(The Center Square) – The South Carolina Department of Agriculture (SCDA) wants lawmakers to create a fund seeded with $40 million in federal pandemic money that the state’s 25,000 farms can tap into when recovering from “continued market-based interruptions and frequent natural disasters.”
The request for a “separate and distinct agricultural resilience fund” was part of the SCDA’s $90.352 million request outlined in a presentation to a House panel weighing proposals on how to spend $3 billion in one-time funding plugs by year’s end.
Both chambers of the South Carolina General Assembly have created appropriations ad hoc committees to field requests for funding from the $525 billion Savannah River Site (SRS) plutonium settlement and $2.4 billion in federal aid the state will receive via the American Rescue Plan Act (ARPA).
The House SRS/ARPA committee has met twice, Aug. 24 and Sept. 2. Its Senate counterpart also has convened two times, Aug. 3 and Aug. 26.
More hearings are expected before lawmakers convene a special session to vet committees’ recommendations before year's end, even though the state has two years do so. ARPA funds must be allocated by Dec. 31, 2024, and spent by Dec. 31, 2026.
In a letter to House Ways and Means Committee Chair Murrell Smith, R-Sumter, Agriculture Commissioner Hugh Weathers introduced the $90.352 million funding request forwarded to the House SRS/ARPA panel on Sept. 2, seeking $50.352 million to “support for key economic drivers” and $40 million for “infrastructure resilience.”
“Due to continued market-based interruptions and frequent natural disasters, the industry seeks the framework and funding for a separate and distinct agricultural resilience fund,” Weathers wrote, noting the $46.2 billion agriculture industry is South Carolina’s “number one industry … accounting for over 246,957 jobs.”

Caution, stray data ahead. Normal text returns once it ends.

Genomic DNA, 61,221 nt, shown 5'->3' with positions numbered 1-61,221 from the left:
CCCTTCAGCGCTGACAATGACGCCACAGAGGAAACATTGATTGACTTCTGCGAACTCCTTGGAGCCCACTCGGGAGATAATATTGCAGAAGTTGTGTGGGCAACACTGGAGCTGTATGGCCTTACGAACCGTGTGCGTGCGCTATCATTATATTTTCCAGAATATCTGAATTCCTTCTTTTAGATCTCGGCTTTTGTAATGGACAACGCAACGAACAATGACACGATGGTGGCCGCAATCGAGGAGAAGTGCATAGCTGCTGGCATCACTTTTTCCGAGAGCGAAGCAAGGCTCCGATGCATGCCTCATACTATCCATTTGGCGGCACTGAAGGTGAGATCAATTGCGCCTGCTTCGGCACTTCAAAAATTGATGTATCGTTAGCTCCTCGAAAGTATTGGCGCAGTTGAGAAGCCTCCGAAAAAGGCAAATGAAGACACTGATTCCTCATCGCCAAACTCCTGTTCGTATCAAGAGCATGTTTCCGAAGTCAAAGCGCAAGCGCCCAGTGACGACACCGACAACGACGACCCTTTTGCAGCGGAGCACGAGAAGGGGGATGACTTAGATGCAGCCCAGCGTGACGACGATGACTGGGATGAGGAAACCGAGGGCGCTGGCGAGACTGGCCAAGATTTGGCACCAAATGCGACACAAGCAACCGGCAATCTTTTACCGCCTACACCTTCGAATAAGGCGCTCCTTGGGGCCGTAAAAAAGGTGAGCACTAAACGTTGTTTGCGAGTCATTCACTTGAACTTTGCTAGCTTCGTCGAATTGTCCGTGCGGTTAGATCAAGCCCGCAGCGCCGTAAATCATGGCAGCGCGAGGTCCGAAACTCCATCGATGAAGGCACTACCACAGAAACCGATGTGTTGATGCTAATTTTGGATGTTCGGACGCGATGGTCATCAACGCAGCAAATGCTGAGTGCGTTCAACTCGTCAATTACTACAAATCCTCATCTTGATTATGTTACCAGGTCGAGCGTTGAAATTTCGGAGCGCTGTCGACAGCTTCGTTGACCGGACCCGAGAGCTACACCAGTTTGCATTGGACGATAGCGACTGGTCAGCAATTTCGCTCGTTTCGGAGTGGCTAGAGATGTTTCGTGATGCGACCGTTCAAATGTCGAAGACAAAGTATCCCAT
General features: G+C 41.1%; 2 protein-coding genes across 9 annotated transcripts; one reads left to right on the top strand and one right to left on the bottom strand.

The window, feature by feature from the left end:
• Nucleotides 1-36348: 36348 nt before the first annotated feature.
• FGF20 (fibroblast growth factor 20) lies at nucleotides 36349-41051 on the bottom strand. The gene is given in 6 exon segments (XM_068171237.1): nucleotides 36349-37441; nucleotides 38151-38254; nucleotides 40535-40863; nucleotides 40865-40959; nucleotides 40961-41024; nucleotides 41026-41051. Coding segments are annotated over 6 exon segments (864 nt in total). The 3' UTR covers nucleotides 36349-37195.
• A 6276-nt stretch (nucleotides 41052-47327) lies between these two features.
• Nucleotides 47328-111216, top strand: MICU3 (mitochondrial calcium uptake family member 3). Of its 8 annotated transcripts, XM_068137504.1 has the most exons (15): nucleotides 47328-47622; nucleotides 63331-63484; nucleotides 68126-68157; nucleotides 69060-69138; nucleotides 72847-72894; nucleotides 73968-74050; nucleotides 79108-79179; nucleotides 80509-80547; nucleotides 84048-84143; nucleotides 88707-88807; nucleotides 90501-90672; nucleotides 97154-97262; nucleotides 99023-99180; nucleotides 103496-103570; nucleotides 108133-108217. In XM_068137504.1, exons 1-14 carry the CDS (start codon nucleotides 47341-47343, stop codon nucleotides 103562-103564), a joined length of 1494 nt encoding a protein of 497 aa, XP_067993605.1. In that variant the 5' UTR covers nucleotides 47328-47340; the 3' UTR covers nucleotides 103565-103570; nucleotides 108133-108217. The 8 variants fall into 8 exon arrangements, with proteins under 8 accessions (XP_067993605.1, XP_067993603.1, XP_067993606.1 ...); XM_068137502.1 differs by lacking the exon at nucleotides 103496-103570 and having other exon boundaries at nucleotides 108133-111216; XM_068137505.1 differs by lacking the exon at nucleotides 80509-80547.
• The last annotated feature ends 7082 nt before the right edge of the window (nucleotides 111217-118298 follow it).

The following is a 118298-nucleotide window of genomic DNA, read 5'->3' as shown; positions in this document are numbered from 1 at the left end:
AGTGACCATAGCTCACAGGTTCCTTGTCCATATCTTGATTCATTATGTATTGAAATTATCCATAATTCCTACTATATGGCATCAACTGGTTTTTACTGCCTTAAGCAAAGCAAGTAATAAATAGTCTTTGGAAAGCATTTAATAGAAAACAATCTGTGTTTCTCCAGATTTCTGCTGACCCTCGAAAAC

The SCDA’s proposed South Carolina Farm Aid Program is “designed to work in concert with” state agencies “to create a permanent fund to assist farmers with financial recovery of losses/expenses.”
Under the SCDA’s proposal, the money would be available for nearly 25,000 farms across South Carolina that “do not qualify for the traditional disaster programs offered through the (U.S.) Small Business Administration and other federal agencies.”
To create the program, “Legislation would be needed to establish a permanent statuary structure” for the fund, Weathers said.
The SCDA’s $50.352 million request for “key economic drivers” includes $20 million for “local food supply chain infrastructure” matching grants to meet “growing consumer demand” for local products and $20 million for a commodity mitigation fund.
“During COVID-19, many customers experienced food shortages, which speaks to the need for a more local and simplified food supply chain system,” Weathers wrote, noting 42% of state beef/poultry producers said if “non-marketing barriers” were addressed — lack of frozen storage space, refrigerated transport – they’d expand.
The SCDA wants $20 million for a Commodity Producer Mitigation Fund to address “numerous claims filed with SCDA because of the stated inability of grain and cotton buyers” to meet commitments and to replenish South Carolina’s Grain Producers Guaranty and Warehouse Receipts funds.
“These claims leave the funds dangerously depleted, and the farmers who rely on them for protection, vulnerable to future buyers’ inability to pay for the product delivered,” Weathers said.
The SCDA is seeking $4 million to work with 330 farmers in six hubs to promote their products and farmers markets, $3 million for the Farmers-to-Food Banks program and $2.75 million for upgrades at 136 community farmers markets and 151 roadside farmers markets statewide.